Last week I noticed that Kung Fu Tea had attracted over half a million views since its launch in 2012. That seemed like a significant milestone and I wanted to do something to mark the occasion, but I wasn’t sure what. Luckily the State University of New York Press mailed out their fall catalog resolving my dilemma. While flipping through its pages I discovered (much to my surprise) that my volume on the social history of the southern Chinese martial arts is now available for pre-order. A quick chat with the editor confirmed that the books are leaving the print shop now and everything is expected to be in the warehouse by July 1. As such we will be celebrating the half-million visit threshold with a book launch!
We are very pleased that this project found a home with SUNY Press. They have published some great works on the martial arts over the years including both Douglas Wile’s Lost Tai-Chi Classics from the Late Ching Dynasty (1996) and Farrer and Whalen-Bridge’s edited volume Martial Arts as Embodied Knowledge: Asian Traditions in a Transnational World (2011). Jon Nielson and I are so honored that SUNY decided to continue the line with our volume. I will be discussing this project more over the next few months, but for now I would like to start with the announcement from the publisher’s catalog:
The Creation of Wing Chun: A Social History of the Southern Chinese Martial Arts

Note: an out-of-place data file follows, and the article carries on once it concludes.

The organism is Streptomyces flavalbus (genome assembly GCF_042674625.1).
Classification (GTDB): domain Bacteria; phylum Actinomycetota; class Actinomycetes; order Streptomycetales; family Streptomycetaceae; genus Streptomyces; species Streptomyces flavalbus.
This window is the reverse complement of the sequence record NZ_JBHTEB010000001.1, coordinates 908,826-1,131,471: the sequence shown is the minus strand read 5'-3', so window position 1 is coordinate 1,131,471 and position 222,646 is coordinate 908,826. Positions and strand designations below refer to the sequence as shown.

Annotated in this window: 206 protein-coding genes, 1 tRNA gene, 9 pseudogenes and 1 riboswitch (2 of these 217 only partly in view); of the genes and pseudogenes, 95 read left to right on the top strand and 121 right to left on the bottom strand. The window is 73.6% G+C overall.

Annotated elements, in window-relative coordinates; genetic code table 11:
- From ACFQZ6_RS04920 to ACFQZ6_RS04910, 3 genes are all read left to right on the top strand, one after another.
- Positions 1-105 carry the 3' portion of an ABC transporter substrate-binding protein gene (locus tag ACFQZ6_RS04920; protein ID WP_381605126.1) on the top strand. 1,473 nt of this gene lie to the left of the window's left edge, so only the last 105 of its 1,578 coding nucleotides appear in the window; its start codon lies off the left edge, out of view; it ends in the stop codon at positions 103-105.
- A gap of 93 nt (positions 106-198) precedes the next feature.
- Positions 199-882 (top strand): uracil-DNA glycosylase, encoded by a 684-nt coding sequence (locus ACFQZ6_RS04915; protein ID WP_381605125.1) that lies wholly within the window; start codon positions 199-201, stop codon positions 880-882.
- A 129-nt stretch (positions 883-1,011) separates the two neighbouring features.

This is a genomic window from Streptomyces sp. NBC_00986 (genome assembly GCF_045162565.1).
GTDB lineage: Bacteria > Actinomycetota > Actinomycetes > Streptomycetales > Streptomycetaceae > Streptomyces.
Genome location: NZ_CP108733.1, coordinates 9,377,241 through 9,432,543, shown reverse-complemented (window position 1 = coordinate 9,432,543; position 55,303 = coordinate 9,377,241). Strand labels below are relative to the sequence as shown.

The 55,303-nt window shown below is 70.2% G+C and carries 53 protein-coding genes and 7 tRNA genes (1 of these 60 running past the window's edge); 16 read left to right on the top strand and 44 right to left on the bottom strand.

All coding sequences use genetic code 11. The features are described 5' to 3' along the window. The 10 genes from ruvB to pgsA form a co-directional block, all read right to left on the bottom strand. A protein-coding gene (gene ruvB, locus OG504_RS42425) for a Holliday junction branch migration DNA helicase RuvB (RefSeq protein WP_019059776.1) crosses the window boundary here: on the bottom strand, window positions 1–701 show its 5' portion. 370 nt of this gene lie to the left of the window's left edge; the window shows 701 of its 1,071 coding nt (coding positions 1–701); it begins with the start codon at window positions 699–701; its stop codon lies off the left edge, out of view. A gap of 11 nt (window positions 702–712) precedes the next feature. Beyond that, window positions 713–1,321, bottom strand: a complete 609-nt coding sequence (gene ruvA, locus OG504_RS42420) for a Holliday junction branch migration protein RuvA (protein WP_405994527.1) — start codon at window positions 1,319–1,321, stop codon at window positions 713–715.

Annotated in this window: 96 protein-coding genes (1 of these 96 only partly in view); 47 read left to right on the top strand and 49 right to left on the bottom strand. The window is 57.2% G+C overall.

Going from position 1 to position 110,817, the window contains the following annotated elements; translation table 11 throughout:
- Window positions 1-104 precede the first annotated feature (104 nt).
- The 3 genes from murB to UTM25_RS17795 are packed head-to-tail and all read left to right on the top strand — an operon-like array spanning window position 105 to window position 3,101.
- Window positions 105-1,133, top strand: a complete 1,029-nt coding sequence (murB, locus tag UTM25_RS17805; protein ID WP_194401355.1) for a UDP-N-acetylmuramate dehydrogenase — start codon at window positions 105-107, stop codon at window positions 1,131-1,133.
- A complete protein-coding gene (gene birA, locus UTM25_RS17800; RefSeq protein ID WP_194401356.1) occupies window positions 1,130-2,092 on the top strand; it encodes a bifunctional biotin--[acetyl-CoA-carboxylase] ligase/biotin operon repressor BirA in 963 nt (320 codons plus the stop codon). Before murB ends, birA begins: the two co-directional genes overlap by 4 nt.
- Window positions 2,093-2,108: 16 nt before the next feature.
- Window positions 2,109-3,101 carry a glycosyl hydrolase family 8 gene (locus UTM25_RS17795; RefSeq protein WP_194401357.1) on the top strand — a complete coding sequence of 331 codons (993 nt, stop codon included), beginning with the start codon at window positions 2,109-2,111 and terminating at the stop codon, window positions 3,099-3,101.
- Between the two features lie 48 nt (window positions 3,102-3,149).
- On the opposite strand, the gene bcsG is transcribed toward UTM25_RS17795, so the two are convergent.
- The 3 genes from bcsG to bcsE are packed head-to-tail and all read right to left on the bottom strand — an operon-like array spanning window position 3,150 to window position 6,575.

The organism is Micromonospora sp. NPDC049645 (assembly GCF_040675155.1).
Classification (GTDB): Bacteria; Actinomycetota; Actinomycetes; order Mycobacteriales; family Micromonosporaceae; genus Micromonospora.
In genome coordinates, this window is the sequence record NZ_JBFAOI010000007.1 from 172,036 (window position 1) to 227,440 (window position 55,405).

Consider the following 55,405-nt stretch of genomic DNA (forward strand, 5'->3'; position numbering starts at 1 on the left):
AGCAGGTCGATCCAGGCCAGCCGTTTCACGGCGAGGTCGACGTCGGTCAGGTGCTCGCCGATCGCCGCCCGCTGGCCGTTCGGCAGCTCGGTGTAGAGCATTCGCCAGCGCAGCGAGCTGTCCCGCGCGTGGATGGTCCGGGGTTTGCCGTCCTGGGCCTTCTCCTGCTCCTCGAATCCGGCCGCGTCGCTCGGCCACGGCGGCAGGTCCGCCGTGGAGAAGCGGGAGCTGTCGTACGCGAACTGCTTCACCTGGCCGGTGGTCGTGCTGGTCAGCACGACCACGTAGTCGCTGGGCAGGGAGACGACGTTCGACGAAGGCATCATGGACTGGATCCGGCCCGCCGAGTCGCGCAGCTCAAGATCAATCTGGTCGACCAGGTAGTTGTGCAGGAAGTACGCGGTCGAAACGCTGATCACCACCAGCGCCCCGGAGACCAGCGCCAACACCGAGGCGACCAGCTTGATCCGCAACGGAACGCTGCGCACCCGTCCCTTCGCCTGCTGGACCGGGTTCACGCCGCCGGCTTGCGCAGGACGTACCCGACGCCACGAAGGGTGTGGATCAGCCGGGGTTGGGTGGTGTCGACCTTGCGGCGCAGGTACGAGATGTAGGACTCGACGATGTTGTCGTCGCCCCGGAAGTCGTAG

This book explores the social history of the southern Chinese martial arts and their contemporary importance to local narratives of resistance. Hong Kong’s Bruce Lee ushered the Chinese martial arts onto an international stage in the 1970s. Lee’s teacher, Ip Man, master of Wing Chun Kung Fu, has recently emerged as a visible symbol of southern Chinese identity and pride.
Benjamin N. Judkins and Jon Nielson examine the emergence of Wing Chun to reveal how this body of social practices developed and why individuals continue to to turn to the martial arts as they navigate the challenges of a rapidly evolving global environment. After surveying the development of hand combat in Guangdong Province from roughly the start of the nineteenth century until 1949, the authors turn to Wing Chun, noting its development, the changing social attitudes towards this practice over time, and its ultimate emergence as a global art form.
Benjamin N. Judkins holds a doctoral degree in political science from Columbia University. Jon Nielson is chief instructor at Wing Chun Hall in Salt Lake City.
August 1. 362 Pages. 4 Maps, 1 Table
$90 Hardcover ISBN 978-1-4384-5693-5